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Atlantic Hydrogen and UNB Partner to Improve Fuel

Conducting a tour through Atlantic Hydrogen Inc.’s state-of-the-art facility in Fredericton, CEO David Wagner returns repeatedly to a central theme in his discuss of the company’s history and prospects: none of what the company has achieved would have been possible without the help of the University of New Brunswick.

What the company has accomplished is pretty darn impressive. Its achievements will no doubt gain dramatically in the autumn of 2013 when AHI and partner Emera Inc. open their facility at the Bayside electrical generating station near Saint John that will produce hydrogen-enriched natural gas, or HENG.

“We are just beginning the construction phase of our first industrial-size plant,” said Wagner, as he strode to the test facility behind the company’s plant. “We can demonstrate everything we do right here, and now the idea is to move to a larger facility.”

The test facility – which looks like an assembly of pipes and electric components -- is an industrial-sized demonstration unit for the company’s flagship CarbonSaver technology, which uses plasma technology to extract hydrogen and filter out carbon from natural gas. It then feeds the hydrogen back into the natural gas to enrich it and make it cleaner and more efficient.

Serial entrepreneur Bill Stanley started Atlantic Hydrogen in 2002 with a simple concept: if you use plasma to remove the hydrogen from natural gas (which is one part carbon, four parts hydrogen), you can filter out the carbon particles, and can feed the hydrogen back into the natural gas to improve it as a fuel.  Stanley worked with McGill University scientists to prove the concept then shifted the project to University of New Brunswick with funding from the Atlantic Canada Opportunities Agency’s Atlantic Innovation Fund. 

UNB’s Office of Research Services worked with the shareholders on setting up the company, doing contract research work and providing it with lab and corporate space during what amounted to its incubation stage. That arrangement lasted until the company moved to its current facilities in 2007.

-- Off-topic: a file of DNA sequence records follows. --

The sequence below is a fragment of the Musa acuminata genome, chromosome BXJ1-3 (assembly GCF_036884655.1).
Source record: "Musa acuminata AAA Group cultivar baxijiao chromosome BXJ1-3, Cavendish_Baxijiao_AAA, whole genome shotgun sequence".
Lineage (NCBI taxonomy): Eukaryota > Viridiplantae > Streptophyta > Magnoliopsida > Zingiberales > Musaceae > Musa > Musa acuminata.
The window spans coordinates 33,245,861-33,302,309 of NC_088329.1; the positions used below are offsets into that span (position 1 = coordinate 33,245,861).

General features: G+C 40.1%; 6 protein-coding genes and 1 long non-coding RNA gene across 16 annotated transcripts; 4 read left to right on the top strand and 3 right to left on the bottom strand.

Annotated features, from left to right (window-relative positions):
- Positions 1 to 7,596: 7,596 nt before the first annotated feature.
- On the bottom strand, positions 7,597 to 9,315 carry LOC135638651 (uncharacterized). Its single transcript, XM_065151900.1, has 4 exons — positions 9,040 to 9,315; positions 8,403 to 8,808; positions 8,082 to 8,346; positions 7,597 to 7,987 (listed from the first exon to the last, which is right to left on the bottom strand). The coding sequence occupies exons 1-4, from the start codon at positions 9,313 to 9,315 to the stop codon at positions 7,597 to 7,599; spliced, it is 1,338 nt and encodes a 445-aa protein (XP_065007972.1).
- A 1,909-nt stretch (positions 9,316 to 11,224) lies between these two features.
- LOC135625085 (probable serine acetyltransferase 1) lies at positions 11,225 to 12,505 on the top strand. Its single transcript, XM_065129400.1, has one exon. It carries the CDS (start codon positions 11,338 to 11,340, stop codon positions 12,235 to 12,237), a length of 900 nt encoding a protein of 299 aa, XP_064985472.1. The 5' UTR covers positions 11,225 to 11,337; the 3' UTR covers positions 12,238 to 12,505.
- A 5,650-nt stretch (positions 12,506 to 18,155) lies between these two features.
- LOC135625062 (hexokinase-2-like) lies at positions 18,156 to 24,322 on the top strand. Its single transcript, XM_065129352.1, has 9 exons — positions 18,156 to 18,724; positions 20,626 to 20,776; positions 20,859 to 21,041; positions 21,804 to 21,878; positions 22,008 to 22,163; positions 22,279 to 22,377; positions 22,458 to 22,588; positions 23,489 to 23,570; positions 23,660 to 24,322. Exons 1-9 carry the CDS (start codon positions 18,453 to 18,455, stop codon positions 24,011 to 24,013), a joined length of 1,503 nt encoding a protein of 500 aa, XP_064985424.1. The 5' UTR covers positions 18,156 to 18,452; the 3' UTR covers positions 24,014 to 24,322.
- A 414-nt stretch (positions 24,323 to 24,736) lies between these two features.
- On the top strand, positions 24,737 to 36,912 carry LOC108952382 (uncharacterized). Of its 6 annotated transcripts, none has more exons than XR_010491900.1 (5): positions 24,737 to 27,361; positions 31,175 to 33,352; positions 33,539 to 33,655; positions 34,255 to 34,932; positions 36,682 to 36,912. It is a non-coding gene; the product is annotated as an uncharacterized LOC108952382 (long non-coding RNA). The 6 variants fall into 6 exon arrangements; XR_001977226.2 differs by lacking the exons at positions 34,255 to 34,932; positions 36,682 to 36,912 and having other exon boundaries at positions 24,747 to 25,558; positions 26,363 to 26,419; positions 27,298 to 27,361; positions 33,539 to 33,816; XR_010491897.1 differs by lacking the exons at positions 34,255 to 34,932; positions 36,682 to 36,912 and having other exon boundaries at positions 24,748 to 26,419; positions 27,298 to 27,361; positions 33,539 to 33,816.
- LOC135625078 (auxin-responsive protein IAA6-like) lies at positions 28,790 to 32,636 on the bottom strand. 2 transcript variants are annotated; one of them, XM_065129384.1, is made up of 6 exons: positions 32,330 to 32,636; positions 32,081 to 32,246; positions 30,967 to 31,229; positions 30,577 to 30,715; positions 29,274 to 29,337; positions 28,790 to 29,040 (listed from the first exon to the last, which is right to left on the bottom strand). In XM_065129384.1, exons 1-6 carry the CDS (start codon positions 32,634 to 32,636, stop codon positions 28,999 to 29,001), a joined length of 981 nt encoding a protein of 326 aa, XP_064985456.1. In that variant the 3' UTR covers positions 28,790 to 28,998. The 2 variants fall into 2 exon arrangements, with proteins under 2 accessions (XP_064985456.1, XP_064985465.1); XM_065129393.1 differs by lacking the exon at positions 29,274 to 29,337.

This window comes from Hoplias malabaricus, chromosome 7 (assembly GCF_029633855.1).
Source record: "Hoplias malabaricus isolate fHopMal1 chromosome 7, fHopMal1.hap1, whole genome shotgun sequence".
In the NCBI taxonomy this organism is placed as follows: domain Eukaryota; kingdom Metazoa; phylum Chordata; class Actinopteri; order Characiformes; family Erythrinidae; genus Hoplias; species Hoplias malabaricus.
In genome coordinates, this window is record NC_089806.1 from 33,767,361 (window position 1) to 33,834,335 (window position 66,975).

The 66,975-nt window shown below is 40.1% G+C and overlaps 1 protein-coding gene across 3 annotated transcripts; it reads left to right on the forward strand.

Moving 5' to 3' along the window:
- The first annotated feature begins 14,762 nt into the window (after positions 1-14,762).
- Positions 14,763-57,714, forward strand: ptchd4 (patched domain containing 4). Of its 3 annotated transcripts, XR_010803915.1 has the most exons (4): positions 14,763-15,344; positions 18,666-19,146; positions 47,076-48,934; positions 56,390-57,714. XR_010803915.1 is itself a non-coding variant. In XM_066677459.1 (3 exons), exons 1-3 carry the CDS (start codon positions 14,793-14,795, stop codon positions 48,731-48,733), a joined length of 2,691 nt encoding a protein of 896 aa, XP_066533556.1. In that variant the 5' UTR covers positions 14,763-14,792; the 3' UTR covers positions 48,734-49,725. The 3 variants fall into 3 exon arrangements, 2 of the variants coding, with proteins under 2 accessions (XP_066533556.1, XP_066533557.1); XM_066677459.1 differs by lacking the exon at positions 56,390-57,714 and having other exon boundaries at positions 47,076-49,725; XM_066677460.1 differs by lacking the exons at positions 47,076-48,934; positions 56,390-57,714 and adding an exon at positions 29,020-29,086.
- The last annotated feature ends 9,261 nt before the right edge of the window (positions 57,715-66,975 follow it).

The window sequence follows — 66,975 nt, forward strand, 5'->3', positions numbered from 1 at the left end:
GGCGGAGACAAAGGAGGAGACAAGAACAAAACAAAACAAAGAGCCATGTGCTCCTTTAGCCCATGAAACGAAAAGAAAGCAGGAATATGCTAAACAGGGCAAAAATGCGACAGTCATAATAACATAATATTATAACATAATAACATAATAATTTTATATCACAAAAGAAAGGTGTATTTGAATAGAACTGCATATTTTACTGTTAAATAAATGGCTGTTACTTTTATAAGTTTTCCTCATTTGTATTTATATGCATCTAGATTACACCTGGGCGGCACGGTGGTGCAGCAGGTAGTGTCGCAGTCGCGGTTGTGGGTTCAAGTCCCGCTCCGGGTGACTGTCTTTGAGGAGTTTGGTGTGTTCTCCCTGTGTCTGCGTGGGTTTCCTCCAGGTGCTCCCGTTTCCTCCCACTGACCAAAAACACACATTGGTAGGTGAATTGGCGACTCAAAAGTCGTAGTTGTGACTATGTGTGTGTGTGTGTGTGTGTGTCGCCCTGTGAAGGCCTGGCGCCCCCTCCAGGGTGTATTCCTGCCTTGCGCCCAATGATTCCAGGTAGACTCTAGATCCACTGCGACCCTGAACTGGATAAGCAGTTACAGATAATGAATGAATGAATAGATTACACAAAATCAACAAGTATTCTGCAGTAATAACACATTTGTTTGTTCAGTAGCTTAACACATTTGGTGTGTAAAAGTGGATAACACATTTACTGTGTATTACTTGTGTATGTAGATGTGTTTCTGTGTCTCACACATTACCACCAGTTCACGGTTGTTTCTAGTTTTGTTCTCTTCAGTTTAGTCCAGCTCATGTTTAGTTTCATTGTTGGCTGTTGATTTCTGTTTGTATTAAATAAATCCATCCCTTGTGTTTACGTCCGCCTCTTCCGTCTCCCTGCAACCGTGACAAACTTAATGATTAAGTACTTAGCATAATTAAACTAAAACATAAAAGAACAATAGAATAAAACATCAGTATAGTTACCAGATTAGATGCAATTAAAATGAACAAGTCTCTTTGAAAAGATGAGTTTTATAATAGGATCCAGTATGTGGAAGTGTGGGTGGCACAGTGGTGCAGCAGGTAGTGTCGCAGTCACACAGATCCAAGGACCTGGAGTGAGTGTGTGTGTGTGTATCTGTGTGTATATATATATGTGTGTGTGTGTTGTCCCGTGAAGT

The research collaboration is continuing today.

“Most university research contracts last for two or three years at most,” said David Foord – who worked in the Office of Research Services in those days and now is an AHI executive. “This one’s been running practically since the company started.”

While the scientists knew the process worked, the company has optimized the efficiency of the procedure to ensure it would be economical at an industrial scale. Over the years, AHI has reduced the amount of electricity used in the process by 98 percent. It has also established that HENG produced with CarbonSaver is far superior to normal natural gas, producing 20 to 40 percent less nitrogen oxides with an efficiency of seven to 11 percent.

Such gains did not come easily. The company has raised more than $32 million in funding, including a $5 million strategic investment from Emera, but just as important, it collaborated with the academic community for the human resources and facilities needed to advance the industrial process.

“Of the 25 people we have working here, I’d say that half of them are UNB graduates,” said Wagner, adding that the university’s faculty were always on hand to discuss scientific and technical problems with the AHI staff.  “Having the ability to go to UNB and draw on the knowledge of others is a resource that cannot be over-emphasized.”

The university also assisted with the use of its facilities, such as advanced reactors that were crucial before AHI had its own.

Soon, AHI will be installing three reactors at the Bayside facility, and that will improve the efficiency and environmental performance of the 275-magawatt gas-powered generator. The company has purchased all the components and (as of May) expects to begin the three-month construction process in the early summer. It anticipated to cut the ribbon at the facility in September 2013, and would do so with a tip of its hat to the university in Fredericton.

“We wouldn’t be here today if it were not for the support of UNB,” Wagner said in concluding the interview.